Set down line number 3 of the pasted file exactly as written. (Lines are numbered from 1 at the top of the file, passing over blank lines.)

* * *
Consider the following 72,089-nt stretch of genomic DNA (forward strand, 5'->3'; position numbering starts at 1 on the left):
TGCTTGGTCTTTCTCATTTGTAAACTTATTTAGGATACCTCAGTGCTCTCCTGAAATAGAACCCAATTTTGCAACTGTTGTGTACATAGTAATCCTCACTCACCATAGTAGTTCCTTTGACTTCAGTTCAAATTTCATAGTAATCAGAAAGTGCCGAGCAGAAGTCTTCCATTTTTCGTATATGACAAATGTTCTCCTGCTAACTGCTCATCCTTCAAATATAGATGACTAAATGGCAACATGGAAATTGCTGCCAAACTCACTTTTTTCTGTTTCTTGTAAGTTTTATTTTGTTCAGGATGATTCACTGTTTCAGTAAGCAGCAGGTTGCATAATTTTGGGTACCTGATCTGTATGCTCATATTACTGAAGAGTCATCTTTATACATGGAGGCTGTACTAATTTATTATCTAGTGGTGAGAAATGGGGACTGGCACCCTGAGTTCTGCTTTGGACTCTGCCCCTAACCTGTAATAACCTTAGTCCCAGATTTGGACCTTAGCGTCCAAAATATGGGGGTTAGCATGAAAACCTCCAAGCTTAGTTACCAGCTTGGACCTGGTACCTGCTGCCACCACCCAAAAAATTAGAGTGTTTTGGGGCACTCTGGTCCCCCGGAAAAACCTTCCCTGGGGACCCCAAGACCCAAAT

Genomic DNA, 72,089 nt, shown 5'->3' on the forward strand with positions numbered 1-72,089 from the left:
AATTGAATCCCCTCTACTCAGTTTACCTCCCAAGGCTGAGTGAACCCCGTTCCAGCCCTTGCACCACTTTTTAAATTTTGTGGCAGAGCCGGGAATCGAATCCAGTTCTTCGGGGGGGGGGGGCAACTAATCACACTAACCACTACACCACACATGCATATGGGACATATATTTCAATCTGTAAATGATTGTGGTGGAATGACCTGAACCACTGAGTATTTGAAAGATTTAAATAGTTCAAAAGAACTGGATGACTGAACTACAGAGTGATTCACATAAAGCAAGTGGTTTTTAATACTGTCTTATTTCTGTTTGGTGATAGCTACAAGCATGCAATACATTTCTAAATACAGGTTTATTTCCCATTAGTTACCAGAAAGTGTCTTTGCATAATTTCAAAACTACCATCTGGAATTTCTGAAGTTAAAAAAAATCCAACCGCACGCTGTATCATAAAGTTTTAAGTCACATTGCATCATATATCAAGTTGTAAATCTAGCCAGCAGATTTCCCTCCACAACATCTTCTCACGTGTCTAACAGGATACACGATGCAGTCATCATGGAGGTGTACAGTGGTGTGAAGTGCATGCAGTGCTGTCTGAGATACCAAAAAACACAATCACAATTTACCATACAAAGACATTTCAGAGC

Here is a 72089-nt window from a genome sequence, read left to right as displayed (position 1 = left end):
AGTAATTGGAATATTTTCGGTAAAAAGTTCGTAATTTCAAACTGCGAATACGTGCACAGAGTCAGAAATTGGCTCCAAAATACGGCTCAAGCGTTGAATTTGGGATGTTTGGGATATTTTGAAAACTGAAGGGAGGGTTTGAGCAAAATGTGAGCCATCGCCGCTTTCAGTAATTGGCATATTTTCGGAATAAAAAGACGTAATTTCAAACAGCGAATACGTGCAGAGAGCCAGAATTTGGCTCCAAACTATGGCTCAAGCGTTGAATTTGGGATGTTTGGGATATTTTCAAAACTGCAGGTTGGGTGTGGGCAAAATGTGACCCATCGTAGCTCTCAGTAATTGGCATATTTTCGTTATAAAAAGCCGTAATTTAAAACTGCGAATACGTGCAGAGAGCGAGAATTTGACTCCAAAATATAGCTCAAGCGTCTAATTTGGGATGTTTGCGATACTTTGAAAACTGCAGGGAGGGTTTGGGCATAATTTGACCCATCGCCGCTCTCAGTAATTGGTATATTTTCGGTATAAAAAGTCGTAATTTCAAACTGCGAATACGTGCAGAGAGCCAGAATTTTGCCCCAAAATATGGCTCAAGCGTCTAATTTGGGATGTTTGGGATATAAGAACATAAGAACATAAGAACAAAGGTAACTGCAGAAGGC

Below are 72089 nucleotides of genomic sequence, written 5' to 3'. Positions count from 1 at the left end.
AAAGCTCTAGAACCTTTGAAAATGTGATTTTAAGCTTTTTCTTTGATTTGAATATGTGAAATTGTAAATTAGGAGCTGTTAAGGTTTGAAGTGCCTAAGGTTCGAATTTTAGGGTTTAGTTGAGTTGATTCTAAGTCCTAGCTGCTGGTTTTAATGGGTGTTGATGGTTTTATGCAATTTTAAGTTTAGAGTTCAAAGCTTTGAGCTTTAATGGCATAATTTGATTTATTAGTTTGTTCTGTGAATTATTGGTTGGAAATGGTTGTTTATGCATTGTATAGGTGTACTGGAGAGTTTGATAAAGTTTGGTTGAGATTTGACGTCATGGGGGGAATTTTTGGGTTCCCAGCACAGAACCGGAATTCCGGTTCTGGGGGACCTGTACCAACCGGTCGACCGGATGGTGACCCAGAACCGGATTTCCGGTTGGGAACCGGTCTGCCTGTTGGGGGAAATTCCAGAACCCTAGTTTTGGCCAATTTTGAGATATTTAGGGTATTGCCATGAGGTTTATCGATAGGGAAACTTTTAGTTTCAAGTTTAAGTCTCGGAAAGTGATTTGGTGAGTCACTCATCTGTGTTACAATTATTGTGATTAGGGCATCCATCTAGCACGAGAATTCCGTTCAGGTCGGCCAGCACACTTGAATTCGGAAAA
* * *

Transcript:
Genomic DNA, 72,089 nt, shown 5'->3' on the forward strand with positions numbered 1-72,089 from the left: